News, Culture & Society

NASA’s Curiosity rover is on the cusp of discovering salts on Mars

NASA’s Curiosity rover may be close to finding evidence of salt in the Martian soil, which the space agency says could be a sign life once existed on the Red Planet.

Planetary scientists from the NASA Goddard Space Flight Center in Greenbelt, Maryland have been scouring through images and data from the rover.

They found that organic, or carbon-containing, salts are likely present on Mars, which the agency says are chemical remnants of organic compounds.  

Organic compounds and salts could have formed by geologic processes or be remnants of ancient microbial life, suggesting the planet may have been habitable.

Existing equipment within the Curiosity rover isn’t suitable for determining whether they actually are organic, but the team suspect this is likely the case. 

 

NASA’s Curiosity rover may be close to finding evidence of salt in the Martian soil, which the space agency says could be a sign life once existed on the Red Planet

Planetary scientists from the NASA Goddard Space Flight Center in Greenbelt, Maryland have been scouring through images and data from the rover

Planetary scientists from the NASA Goddard Space Flight Center in Greenbelt, Maryland have been scouring through images and data from the rover

NASA CURIOSITY ROVER WAS LAUNCHED IN 2011 

The Mars Curiosity rover was initially launched from Cape Canaveral, an American Air Force station in Florida on November 26, 2011. 

After embarking on a 350 million mile (560 million km) journey, the £1.8 billion ($2.5 billion) research vehicle touched down only 1.5 miles (2.4 km) away from the earmarked landing spot.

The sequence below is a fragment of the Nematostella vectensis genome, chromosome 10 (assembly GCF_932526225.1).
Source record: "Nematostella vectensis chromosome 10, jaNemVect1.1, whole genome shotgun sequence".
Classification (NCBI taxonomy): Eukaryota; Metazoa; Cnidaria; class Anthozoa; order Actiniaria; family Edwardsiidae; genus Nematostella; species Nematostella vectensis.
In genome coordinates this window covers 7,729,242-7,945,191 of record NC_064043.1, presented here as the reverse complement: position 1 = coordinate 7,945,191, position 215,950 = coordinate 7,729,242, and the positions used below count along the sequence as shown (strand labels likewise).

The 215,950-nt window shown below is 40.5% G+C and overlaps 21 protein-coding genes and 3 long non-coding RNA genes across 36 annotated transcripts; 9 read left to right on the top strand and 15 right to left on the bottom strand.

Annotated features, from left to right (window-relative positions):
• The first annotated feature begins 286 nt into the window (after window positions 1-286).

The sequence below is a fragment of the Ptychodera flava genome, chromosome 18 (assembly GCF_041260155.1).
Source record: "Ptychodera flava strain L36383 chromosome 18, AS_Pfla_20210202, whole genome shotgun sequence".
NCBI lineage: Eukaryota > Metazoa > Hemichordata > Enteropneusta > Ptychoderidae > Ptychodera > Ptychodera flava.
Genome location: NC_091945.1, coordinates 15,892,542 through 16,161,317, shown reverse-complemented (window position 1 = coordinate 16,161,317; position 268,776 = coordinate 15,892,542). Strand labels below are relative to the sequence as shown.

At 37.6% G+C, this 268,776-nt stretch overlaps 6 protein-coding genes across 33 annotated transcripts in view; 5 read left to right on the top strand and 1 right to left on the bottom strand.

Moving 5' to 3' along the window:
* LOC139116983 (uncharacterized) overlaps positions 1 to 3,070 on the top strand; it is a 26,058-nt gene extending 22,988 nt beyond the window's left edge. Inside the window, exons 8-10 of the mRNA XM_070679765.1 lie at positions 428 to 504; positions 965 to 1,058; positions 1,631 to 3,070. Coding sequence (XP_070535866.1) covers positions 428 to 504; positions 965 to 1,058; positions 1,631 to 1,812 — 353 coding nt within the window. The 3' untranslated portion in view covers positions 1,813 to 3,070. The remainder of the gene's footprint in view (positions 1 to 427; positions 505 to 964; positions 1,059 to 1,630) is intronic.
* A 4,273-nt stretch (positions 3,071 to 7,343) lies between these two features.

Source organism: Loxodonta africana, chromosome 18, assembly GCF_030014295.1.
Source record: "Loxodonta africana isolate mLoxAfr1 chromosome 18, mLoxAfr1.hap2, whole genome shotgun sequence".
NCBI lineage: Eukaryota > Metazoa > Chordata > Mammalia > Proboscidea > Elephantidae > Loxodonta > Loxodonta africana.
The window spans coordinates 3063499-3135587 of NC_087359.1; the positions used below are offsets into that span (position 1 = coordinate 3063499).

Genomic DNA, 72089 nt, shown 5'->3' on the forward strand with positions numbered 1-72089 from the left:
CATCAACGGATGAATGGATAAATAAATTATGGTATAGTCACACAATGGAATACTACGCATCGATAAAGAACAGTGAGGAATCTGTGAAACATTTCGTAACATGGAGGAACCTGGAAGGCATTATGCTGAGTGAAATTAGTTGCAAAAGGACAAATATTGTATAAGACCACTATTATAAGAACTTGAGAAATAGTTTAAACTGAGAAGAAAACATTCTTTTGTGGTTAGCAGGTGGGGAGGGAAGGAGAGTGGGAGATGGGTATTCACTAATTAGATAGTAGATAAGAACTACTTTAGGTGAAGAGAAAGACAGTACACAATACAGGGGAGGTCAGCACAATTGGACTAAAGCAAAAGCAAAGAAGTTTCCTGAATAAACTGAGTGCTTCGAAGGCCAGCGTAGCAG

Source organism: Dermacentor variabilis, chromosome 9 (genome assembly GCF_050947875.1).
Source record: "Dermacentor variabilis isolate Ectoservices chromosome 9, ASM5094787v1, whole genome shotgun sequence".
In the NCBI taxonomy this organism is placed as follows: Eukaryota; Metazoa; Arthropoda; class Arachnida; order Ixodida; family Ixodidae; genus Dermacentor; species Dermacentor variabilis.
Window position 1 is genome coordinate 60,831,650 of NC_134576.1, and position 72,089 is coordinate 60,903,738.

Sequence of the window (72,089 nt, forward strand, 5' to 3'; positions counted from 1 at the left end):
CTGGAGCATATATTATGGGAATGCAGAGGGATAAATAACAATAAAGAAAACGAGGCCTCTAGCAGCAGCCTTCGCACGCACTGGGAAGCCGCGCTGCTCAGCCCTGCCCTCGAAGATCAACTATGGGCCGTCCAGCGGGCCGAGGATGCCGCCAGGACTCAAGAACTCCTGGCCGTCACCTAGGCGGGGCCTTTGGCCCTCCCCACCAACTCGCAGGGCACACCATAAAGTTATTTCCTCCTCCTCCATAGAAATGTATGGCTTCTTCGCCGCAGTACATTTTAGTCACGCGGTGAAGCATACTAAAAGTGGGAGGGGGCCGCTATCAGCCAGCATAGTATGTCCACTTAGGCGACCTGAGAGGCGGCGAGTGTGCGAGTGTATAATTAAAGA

After a successful landing on August 6th, 2012, the rover has travelled about 11 miles (18 km). 

It was launched on the Mars Science Laboratory (MSL) spacecraft and the rover constituted 23 per cent of the mass of the total mission. 

With 80 kg (180 lb) of scientific instruments on board, the rover weighs a total of 899 kg (1,982 lb) and is powered by a plutonium fuel source. 

The rover is 2.9 metres (9.5 ft) long by 2.7 metres (8.9 ft) wide by 2.2 metres (7.2 ft) in height. 

The rover was initially intended to be a two-year mission to gather information to help answer if the planet could support life, has liquid water, study the climate and the geology of Mars.  

Due to its success, the mission has been extended indefinitely and has now been active for over 2,000 days.

The rover has several scientific instruments on board, including the mastcam which consists of two cameras and can take high-resolution images and videos in real colour. 

So far on the journey of the car-sized robot it has encountered an ancient streambed where liquid water used to flow, not long after it also discovered that billions of years ago, a nearby area known as Yellowknife Bay was part of a lake that could have supported microbial life.